Reviews - Food and otherwise

Sly’s in Carpinteria: A Gem Worth the Drive

February 1, 2012

Maybe you have a distant memory of going to a “fancy” restaurant when relatives were in town or a cousin was off to college. There were white tablecloths, a jacketed waiter and “continental’ specials. The kitchen somehow came up with kid’s plates that weren’t on the menu, and the staff had been there forever. Oh, yes, and the adults could order a handmade cocktail for the occasion. It was family-friendly in a kind of stuffy way. You dressed up a little and Shirley Temples were a house drink.

Very few such places exist any more, but Carpineteria, yes, that little town 10 minutes south of Montecito and lacking an upscale hotel, pier or restaurant scene of much description, has one. It’s not in its 60th year of operation, however, only its third, helmed by James Sly, a long time chef who made Montecito’s Lucky’s steakhouse what it is today. You kind of only find this place if you live near there or someone tells you about it. And don’t worry, it won’t be closing due to lack of interest. Sly’s ( has its followers who make sure the place is not empty. Here is where you’ll get Blue Plate specials of American classics like pot pie and meat loaf every night of the week, very good steak (hand cut and aged in house), locally-sourced wines, produce and breads. Their grilled artichoke is delicious and straight from Castroville, of course.

The low key town means low key rent, one suspects, and thus a lot more value goes on your plate than you might expect. No, it’s not cheap, but it’s not crazy pricewise either. We took our 6 year old there a couple of Sundays ago and enjoyed the aforementioned artichokes and herbed scallops to start. My husband had his favorite Bloody Mary, ever, and perfectly pan-roasted chicken. I had the prix fixe menu of the day, which had a Gruyere souffle, a more than decent steak with a carrot puree, and a petite tarte tatin to finish. My souffle was fallen, I must say, and the waiter blinked a bit when I asked about it. (Update: From James Sly: “The soufflé suissesse is unmolded, and served in cream, baked with gruyere over.” So it turns out that the souffle wasn’t fallen after all. However, that waiter should have known that.)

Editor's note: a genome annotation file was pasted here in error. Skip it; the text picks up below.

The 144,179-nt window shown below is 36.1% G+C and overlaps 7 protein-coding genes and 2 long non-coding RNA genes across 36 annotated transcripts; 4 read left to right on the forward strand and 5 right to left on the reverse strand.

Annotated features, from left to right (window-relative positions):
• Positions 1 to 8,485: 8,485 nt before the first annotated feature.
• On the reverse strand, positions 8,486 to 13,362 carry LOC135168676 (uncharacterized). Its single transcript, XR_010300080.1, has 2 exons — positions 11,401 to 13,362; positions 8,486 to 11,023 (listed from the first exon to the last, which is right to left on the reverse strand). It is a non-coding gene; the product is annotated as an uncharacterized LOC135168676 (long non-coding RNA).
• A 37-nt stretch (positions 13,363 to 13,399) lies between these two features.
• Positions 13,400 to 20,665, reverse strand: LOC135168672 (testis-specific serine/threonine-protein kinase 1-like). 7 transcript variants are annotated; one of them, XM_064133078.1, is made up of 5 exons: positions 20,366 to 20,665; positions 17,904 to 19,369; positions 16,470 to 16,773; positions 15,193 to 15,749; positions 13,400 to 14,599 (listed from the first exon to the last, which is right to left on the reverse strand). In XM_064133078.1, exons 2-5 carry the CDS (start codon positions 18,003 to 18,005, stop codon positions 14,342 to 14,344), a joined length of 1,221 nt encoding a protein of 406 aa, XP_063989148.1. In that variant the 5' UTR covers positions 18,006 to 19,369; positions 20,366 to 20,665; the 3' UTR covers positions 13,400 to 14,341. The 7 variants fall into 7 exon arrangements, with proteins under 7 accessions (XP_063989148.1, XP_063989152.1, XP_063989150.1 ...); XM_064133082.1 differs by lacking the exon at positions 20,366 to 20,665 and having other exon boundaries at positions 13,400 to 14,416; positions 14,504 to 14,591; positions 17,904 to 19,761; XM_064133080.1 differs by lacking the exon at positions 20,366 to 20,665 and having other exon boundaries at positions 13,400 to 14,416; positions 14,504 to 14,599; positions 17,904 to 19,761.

Sounds much better than fallen! It’s baked in a half inch deep mold.
He said it came that way. Hmmm. Well, it tasted good. And it was $34 for all three courses.

As a more than decent home cook, Top Chef addict, farmer’s market shopper and all-around food enthusiast, I am well aware most restaurants use shortcuts to streamline operations and pare costs. It’s an admirable business model – if you don’t care that the food be special and personal. Sly’s does indeed care about special and personal. On a brunch visit, we asked how they get the artichoke just so. We were advised how to steam them using vegatable broth for 45 minutes, chill them in the fridge for at least an hour, trim them properly and then grill them. I’m not so sure Morton’s, McCormick and Schmicks’ are doing it that way or would take the time to tell us about it.

The Los Angeles, and, casting the net wider, southern California, food scene is really world class these days. You can get well-made food from eager culinary grads who’ve cut their teeth in New York, Paris and Miami. You want deconstructed Italian, cutting edge Vietnamese, fusion Korean? Seriously amazing.

But no frills delicious is much harder than that. Deceptively simple is all about showcasing ingredients and adding salt, pepper, butter, herbs and a huge dash of service. Sly’s has it.

By the way, one of the Bloody Mary’s key ingredients is fresh squeezed juice of a whole lemon. As for the rest, sorry, you’ll have to go to the corner of Linden and Seventh in Carpinteria for the recipe.